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David Kidman David Kidman
Album: Songs Worth The Singing
Label: Moorsongs
Tracks: 16

Folk music is broad and diverse, and the distance that exists between folk club floor singers and festival headlining bands is vast. But it’s all folk music and it is all a valid part of the tradition.

David Kidman’s album is an offering from the end of the spectrum that is often under-represented outside folk clubs. David is, first and foremost, a lover of folk music and the folk tradition. You’ll find him singing from the floor at folk clubs, listening to the music of others in the tradition, and writing for various publications.

This album is raw. It’s raw, traditional storytelling. In an era of studio produced folk music it captures the essence of the floor singer. This isn’t studio recorded, multitracked or heavily polished. It’s just David singing into a microphone (presumably not in a professional-studio) and taken for what it is it’s good to hear these songs sung from their roots, adorned with nothing more than emotion.

I don’t think David would mind me saying that it’s not “perfect” but David’s singing is perfectly good enough to hold my attention for the duration of a good song worth singing. Perfection isn’t want you look for in folk clubs; what you look for are people who love the songs, love the tradition, and aren’t afraid to stand up, open their lungs, and wear their heart on their sleeve. It’s not an easy thing to do.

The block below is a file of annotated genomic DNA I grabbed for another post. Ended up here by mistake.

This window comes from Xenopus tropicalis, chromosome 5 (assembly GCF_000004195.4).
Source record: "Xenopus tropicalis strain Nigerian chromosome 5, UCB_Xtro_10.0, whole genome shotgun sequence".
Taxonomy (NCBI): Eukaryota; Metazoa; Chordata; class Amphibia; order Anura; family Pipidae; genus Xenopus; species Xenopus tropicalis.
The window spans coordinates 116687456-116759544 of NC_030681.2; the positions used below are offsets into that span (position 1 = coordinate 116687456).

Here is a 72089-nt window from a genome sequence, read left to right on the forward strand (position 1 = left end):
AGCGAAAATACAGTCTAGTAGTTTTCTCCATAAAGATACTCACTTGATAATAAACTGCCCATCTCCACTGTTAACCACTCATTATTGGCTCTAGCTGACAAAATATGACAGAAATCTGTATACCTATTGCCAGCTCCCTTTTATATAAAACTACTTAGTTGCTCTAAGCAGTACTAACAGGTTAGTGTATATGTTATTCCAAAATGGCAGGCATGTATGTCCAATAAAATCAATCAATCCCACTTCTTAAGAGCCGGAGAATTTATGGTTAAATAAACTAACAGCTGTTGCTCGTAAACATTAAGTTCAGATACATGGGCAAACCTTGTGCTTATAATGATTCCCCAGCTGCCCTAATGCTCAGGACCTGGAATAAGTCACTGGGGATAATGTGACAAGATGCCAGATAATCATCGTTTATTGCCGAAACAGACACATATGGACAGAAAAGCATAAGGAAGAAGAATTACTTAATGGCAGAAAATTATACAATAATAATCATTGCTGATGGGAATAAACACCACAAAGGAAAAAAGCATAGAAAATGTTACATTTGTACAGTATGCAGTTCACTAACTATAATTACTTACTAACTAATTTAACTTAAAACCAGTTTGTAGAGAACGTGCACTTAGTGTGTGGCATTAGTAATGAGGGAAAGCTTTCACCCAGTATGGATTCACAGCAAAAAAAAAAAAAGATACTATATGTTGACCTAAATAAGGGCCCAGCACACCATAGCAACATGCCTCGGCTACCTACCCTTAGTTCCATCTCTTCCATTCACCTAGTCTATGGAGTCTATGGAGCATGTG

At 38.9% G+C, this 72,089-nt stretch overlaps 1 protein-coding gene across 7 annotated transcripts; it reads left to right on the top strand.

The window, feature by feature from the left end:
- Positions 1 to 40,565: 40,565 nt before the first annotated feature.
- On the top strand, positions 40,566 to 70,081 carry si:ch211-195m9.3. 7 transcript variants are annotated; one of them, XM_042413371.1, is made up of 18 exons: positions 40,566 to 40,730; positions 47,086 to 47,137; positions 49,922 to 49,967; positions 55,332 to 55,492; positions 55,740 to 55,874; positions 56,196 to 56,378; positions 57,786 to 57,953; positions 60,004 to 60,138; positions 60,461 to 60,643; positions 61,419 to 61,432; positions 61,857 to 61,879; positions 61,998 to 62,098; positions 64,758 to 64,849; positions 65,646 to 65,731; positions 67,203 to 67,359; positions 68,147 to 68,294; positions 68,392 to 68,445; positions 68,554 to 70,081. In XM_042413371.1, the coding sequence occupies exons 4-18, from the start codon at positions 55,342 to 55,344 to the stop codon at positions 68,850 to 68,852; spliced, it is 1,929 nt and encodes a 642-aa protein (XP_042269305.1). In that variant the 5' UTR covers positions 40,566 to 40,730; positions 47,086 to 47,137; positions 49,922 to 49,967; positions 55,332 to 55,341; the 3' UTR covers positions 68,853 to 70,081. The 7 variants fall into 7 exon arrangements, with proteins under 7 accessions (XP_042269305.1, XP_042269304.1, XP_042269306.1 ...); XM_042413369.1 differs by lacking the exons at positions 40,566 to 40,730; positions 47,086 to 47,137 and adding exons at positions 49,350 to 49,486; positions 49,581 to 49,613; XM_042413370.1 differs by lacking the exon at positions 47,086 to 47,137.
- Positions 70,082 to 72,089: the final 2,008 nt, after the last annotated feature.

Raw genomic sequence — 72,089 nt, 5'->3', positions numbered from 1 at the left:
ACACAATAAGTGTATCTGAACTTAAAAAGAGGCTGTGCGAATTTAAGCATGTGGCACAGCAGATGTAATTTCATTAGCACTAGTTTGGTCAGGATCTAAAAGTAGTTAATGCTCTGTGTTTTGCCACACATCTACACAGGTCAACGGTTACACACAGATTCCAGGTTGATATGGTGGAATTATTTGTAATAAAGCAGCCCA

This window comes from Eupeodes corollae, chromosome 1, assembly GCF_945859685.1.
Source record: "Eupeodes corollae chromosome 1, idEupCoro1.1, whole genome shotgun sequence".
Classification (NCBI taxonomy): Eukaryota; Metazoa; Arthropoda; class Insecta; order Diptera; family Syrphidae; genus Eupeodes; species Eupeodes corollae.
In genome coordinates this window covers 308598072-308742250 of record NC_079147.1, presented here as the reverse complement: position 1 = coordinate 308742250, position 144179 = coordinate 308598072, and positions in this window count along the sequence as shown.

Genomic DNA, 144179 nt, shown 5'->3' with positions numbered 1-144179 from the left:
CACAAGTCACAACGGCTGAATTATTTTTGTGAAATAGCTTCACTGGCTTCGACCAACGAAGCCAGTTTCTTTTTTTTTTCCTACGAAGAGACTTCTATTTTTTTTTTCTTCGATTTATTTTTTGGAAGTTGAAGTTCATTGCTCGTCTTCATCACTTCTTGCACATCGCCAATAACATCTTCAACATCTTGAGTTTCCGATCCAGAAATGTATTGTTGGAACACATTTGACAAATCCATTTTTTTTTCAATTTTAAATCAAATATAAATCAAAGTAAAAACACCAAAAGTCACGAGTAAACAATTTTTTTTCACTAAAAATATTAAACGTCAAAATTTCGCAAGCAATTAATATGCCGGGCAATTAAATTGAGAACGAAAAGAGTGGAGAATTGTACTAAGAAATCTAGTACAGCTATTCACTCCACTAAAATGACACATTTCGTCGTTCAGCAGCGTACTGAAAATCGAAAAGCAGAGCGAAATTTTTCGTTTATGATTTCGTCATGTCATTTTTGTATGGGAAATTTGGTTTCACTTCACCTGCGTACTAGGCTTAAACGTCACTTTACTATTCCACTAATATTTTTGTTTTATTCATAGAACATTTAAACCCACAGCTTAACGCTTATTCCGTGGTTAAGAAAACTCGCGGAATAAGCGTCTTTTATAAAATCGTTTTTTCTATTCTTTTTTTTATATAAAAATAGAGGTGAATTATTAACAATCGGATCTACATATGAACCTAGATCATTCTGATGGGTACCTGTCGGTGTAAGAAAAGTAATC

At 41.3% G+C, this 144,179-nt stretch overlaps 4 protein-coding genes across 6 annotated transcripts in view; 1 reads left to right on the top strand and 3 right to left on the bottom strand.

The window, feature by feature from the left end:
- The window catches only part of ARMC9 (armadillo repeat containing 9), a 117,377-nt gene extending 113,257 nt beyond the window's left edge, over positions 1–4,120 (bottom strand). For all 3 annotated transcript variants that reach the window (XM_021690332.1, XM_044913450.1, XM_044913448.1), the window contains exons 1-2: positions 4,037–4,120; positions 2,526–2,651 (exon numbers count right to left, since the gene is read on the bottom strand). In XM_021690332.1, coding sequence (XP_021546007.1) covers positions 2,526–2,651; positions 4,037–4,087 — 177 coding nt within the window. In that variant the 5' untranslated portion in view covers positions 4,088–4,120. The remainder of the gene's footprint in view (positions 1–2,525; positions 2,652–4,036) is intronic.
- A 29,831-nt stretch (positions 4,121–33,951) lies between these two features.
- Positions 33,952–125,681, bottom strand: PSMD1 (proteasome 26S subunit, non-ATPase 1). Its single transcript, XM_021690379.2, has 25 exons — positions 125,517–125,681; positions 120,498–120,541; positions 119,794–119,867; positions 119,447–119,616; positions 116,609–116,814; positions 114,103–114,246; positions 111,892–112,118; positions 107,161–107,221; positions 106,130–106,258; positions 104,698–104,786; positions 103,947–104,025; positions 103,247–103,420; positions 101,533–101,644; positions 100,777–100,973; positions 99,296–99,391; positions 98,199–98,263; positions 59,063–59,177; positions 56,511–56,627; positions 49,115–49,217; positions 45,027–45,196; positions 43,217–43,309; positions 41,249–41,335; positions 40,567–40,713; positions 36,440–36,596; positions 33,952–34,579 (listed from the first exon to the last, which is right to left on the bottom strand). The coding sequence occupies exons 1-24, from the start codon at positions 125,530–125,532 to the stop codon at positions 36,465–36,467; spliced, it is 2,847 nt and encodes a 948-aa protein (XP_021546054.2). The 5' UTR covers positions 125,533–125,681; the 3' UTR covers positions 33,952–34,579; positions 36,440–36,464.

There are songs on this album that I’ve heard dozens of times… but these recordings where the first time I’d really “listened” to some of the songs despite having heard them repeatedly. Others were entirely new to me, which makes this album a lovely discovery.

Favourites for me were “Mandalay", "Coal not Dole", and "A penny for the ploughboys". The stronger style of singing suited David’s voice, for me, better than the softer ballads – but, as already mentioned, David Kidman’s version of Beeswing has resulted in me listening to the lyrics of the song more than I ever have before.

With 16 tracks and a 75 minute of playing time David has been extremely generous, in its own way this CD is a valuable addition to any folk collection.

This album serves as a reminder: the folk world is open to all those who would like to be part of it. Whether you’re a professional musician or an aspiring amateur, young or old, immensely knowledgeable or totally new to the tradition - there is a place for all of us and our diversity.

Ange Hardy & Rob Swan